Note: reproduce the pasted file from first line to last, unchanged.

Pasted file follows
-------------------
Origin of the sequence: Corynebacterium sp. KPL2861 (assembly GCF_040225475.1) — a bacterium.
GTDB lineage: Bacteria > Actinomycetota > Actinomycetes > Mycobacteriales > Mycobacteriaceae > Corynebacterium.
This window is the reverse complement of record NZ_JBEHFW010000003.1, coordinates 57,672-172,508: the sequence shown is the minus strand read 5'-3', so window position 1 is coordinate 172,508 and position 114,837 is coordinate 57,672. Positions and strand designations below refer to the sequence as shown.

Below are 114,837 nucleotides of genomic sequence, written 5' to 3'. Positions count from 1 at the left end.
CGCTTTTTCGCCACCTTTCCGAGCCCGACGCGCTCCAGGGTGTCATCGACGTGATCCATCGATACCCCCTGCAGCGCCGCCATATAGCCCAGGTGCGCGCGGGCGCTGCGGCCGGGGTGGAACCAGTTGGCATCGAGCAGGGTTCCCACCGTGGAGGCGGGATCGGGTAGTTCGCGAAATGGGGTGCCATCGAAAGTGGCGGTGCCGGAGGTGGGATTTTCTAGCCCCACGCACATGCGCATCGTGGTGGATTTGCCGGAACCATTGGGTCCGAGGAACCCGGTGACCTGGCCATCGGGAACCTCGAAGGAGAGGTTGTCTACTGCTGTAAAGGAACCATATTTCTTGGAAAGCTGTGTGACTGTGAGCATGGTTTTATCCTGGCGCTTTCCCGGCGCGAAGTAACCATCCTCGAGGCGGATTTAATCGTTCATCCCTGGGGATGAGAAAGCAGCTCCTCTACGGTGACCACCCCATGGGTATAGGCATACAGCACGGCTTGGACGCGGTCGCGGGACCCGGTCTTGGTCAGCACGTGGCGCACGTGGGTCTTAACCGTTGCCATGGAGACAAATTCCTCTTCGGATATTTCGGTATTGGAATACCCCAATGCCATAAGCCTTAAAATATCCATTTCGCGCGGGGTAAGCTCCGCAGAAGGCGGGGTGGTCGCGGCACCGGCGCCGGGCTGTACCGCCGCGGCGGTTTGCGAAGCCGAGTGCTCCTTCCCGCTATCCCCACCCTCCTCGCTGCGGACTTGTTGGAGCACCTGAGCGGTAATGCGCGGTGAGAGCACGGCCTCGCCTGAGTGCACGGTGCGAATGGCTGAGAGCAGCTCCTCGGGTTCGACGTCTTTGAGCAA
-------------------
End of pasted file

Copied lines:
Origin of the sequence: Corynebacterium sp. KPL2861 (assembly GCF_040225475.1) — a bacterium.
GTDB lineage: Bacteria > Actinomycetota > Actinomycetes > Mycobacteriales > Mycobacteriaceae > Corynebacterium.
This window is the reverse complement of record NZ_JBEHFW010000003.1, coordinates 57,672-172,508: the sequence shown is the minus strand read 5'-3', so window position 1 is coordinate 172,508 and position 114,837 is coordinate 57,672. Positions and strand designations below refer to the sequence as shown.

Below are 114,837 nucleotides of genomic sequence, written 5' to 3'. Positions count from 1 at the left end.
CGCTTTTTCGCCACCTTTCCGAGCCCGACGCGCTCCAGGGTGTCATCGACGTGATCCATCGATACCCCCTGCAGCGCCGCCATATAGCCCAGGTGCGCGCGGGCGCTGCGGCCGGGGTGGAACCAGTTGGCATCGAGCAGGGTTCCCACCGTGGAGGCGGGATCGGGTAGTTCGCGAAATGGGGTGCCATCGAAAGTGGCGGTGCCGGAGGTGGGATTTTCTAGCCCCACGCACATGCGCATCGTGGTGGATTTGCCGGAACCATTGGGTCCGAGGAACCCGGTGACCTGGCCATCGGGAACCTCGAAGGAGAGGTTGTCTACTGCTGTAAAGGAACCATATTTCTTGGAAAGCTGTGTGACTGTGAGCATGGTTTTATCCTGGCGCTTTCCCGGCGCGAAGTAACCATCCTCGAGGCGGATTTAATCGTTCATCCCTGGGGATGAGAAAGCAGCTCCTCTACGGTGACCACCCCATGGGTATAGGCATACAGCACGGCTTGGACGCGGTCGCGGGACCCGGTCTTGGTCAGCACGTGGCGCACGTGGGTCTTAACCGTTGCCATGGAGACAAATTCCTCTTCGGATATTTCGGTATTGGAATACCCCAATGCCATAAGCCTTAAAATATCCATTTCGCGCGGGGTAAGCTCCGCAGAAGGCGGGGTGGTCGCGGCACCGGCGCCGGGCTGTACCGCCGCGGCGGTTTGCGAAGCCGAGTGCTCCTTCCCGCTATCCCCACCCTCCTCGCTGCGGACTTGTTGGAGCACCTGAGCGGTAATGCGCGGTGAGAGCACGGCCTCGCCTGAGTGCACGGTGCGAATGGCTGAGAGCAGCTCCTCGGGTTCGACGTCTTTGAGCAA